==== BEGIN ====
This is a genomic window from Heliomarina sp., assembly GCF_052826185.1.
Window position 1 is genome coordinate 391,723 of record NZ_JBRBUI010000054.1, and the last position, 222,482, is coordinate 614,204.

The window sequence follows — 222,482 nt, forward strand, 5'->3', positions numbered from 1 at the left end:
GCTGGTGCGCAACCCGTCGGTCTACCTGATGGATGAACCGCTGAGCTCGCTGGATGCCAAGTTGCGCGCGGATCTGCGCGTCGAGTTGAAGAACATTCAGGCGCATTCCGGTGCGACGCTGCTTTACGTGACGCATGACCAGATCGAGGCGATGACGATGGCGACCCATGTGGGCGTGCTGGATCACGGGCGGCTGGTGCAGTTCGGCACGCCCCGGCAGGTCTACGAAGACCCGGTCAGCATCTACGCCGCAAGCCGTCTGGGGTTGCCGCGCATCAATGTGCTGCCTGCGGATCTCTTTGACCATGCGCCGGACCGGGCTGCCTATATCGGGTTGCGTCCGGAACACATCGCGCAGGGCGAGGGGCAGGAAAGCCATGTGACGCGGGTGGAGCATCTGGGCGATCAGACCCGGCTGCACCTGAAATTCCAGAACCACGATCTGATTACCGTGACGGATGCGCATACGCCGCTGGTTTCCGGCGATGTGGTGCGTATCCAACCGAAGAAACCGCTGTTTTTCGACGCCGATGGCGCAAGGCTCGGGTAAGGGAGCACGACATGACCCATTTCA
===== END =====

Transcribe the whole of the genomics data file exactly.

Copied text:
This is a genomic window from Heliomarina sp., assembly GCF_052826185.1.
Window position 1 is genome coordinate 391,723 of record NZ_JBRBUI010000054.1, and the last position, 222,482, is coordinate 614,204.

The window sequence follows — 222,482 nt, forward strand, 5'->3', positions numbered from 1 at the left end:
GCTGGTGCGCAACCCGTCGGTCTACCTGATGGATGAACCGCTGAGCTCGCTGGATGCCAAGTTGCGCGCGGATCTGCGCGTCGAGTTGAAGAACATTCAGGCGCATTCCGGTGCGACGCTGCTTTACGTGACGCATGACCAGATCGAGGCGATGACGATGGCGACCCATGTGGGCGTGCTGGATCACGGGCGGCTGGTGCAGTTCGGCACGCCCCGGCAGGTCTACGAAGACCCGGTCAGCATCTACGCCGCAAGCCGTCTGGGGTTGCCGCGCATCAATGTGCTGCCTGCGGATCTCTTTGACCATGCGCCGGACCGGGCTGCCTATATCGGGTTGCGTCCGGAACACATCGCGCAGGGCGAGGGGCAGGAAAGCCATGTGACGCGGGTGGAGCATCTGGGCGATCAGACCCGGCTGCACCTGAAATTCCAGAACCACGATCTGATTACCGTGACGGATGCGCATACGCCGCTGGTTTCCGGCGATGTGGTGCGTATCCAACCGAAGAAACCGCTGTTTTTCGACGCCGATGGCGCAAGGCTCGGGTAAGGGAGCACGACATGACCCATTTCA